Bob Freund
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Santa Cruz is an important place in terms of the backstrap woven belt. We drove through the municipal capital town of Tequila, and Santa Cruz is located about 800 to1,000 feet above Tequila. There is a new road that leads up there and it ends at about the center of the town of Santa Cruz. There are no services. There is light, but there is no water. The people must go down into the canyon to the creek and haul the water up the hill either to a place where a truck can carry it the rest of the way or they can carry it on their heads up to the top of the hill where they are located.

Throughout this region everybody uses Nawaqui names. I had a really difficult time getting the correct spelling, and in fact never got the correct spelling of the names, and in some cases I only got first names because the people there didn’t speak Spanish. There is a woman there I believe is called Tzoco Zetalahua (probably incorrect), but she is the leader of the textile collective up there. She took us to her home where she showed me some of the belts she is weaving and some of the other craft products she was making. They also grow mushrooms and straw there – they’re looking for any way they can make it.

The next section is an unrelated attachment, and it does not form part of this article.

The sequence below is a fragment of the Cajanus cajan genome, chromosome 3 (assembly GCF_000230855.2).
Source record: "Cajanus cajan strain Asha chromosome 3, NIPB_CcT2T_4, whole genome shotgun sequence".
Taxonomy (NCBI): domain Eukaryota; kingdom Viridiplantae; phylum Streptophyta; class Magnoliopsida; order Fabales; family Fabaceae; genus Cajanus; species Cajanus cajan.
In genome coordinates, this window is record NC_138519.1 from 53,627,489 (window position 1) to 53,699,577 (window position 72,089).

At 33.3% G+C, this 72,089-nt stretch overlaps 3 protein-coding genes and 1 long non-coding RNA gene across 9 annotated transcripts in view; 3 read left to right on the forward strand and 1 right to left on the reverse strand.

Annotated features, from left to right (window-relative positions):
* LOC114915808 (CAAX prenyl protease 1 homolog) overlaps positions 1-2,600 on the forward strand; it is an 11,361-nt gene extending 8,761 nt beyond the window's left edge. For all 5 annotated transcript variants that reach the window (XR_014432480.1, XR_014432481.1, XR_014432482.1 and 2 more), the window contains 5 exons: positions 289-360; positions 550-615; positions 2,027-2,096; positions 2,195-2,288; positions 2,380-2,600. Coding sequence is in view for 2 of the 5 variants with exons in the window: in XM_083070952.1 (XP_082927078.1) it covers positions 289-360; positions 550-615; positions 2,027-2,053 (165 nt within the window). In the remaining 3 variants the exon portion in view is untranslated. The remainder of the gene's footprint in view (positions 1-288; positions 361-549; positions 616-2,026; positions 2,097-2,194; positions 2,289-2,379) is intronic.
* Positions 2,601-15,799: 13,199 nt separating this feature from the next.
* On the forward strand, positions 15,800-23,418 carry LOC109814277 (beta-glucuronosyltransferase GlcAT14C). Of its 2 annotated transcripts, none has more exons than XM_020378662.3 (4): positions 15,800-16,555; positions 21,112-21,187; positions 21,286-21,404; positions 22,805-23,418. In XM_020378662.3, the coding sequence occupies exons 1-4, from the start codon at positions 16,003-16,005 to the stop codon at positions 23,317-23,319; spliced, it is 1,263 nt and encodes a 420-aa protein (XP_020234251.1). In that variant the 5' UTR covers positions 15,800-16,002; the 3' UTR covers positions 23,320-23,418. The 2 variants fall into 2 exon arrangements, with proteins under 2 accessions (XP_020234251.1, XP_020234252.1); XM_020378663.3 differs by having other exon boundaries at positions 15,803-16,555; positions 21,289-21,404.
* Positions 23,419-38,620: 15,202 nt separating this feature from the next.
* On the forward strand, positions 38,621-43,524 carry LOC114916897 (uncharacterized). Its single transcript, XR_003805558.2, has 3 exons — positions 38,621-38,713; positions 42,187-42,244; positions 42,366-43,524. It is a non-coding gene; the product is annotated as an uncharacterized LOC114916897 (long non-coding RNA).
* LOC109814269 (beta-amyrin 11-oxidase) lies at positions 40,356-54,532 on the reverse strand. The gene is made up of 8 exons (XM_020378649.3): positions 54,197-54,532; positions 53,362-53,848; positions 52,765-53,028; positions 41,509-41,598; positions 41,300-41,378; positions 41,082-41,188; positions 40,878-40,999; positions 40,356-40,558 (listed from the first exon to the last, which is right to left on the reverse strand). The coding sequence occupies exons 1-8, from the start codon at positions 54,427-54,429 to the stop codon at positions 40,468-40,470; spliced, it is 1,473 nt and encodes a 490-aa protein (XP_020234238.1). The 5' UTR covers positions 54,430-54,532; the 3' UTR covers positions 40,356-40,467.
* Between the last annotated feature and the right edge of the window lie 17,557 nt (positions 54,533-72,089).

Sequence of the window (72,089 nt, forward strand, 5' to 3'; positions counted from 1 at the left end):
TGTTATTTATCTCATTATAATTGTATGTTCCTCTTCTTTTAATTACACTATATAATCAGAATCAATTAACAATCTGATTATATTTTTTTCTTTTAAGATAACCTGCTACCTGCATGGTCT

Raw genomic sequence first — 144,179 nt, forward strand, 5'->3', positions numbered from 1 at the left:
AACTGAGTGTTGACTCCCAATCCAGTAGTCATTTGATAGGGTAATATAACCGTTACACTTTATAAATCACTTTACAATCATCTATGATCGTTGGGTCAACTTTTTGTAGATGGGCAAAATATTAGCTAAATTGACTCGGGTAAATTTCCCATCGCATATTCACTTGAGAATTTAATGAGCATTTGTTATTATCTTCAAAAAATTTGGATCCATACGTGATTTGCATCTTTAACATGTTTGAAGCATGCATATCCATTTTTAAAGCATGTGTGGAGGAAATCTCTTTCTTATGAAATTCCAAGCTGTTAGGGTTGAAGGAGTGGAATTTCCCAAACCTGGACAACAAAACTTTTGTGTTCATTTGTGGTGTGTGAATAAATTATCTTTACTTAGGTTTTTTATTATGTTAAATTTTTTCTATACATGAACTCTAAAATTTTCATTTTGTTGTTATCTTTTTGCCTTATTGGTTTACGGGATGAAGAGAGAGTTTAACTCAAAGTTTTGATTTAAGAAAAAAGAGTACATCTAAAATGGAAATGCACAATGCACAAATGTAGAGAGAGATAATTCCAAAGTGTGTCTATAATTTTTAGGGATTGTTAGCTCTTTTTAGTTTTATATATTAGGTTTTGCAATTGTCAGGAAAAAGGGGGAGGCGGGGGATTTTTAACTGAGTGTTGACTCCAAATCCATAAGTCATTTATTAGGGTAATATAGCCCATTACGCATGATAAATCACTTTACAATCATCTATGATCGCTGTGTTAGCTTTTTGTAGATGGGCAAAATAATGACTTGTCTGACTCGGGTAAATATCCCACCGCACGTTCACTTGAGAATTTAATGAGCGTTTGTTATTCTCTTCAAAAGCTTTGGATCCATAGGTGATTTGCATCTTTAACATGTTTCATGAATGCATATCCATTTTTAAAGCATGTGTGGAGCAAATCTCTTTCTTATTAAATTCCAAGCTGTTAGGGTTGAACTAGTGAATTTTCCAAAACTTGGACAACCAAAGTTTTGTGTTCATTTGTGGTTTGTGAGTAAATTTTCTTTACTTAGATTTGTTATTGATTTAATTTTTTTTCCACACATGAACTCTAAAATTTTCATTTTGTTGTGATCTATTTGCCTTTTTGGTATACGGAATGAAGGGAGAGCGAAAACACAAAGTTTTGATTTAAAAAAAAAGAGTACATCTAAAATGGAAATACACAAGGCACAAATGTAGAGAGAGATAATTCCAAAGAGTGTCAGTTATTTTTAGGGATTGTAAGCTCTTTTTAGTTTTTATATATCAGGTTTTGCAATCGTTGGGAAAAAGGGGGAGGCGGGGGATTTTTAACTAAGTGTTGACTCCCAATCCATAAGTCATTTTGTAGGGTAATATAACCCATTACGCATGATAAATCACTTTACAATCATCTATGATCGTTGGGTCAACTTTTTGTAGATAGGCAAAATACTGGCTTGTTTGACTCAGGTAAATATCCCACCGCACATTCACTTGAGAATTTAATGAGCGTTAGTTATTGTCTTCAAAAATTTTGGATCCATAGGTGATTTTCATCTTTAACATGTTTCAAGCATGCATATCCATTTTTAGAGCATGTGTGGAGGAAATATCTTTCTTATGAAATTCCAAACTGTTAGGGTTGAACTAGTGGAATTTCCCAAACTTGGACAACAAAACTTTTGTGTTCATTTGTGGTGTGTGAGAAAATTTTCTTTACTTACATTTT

As you can see in the pictures, these belts are extraordinary! The weaving is very precise and miniature in terms of the number of threads used. I’m not sure of the technique because on the front you see the colors, but on the back it is white. You don’t see the reverse of the design on the back. She was able to sell me one of her belts that was woven in silk. You can see the picture Nawa 4041B – she had made herself, and she told me that it had almost all the designs that she knows in it. There was one other person there who also wove the ponchos that they were and has the characteristic designs in it.

After we visited to Santa Cruz, we drove back down into the town of Tequila and were able to document some of the people wearing costumes there.